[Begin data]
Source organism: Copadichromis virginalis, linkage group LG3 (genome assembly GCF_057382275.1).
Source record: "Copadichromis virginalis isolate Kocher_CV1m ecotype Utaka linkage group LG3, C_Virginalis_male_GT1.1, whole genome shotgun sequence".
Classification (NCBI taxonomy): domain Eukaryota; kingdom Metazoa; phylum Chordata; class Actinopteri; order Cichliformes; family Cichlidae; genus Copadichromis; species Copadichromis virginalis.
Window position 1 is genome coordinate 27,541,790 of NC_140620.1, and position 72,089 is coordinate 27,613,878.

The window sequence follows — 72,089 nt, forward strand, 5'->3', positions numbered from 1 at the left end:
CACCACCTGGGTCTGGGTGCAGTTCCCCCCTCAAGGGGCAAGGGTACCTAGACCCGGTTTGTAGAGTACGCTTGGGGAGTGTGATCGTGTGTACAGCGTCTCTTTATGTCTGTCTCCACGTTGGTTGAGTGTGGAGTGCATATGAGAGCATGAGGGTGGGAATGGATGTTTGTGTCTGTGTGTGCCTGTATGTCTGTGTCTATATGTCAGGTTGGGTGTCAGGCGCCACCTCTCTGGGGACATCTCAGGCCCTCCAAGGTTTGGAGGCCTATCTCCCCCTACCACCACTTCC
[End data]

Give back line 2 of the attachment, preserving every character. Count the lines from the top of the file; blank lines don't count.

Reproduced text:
Source record: "Copadichromis virginalis isolate Kocher_CV1m ecotype Utaka linkage group LG3, C_Virginalis_male_GT1.1, whole genome shotgun sequence".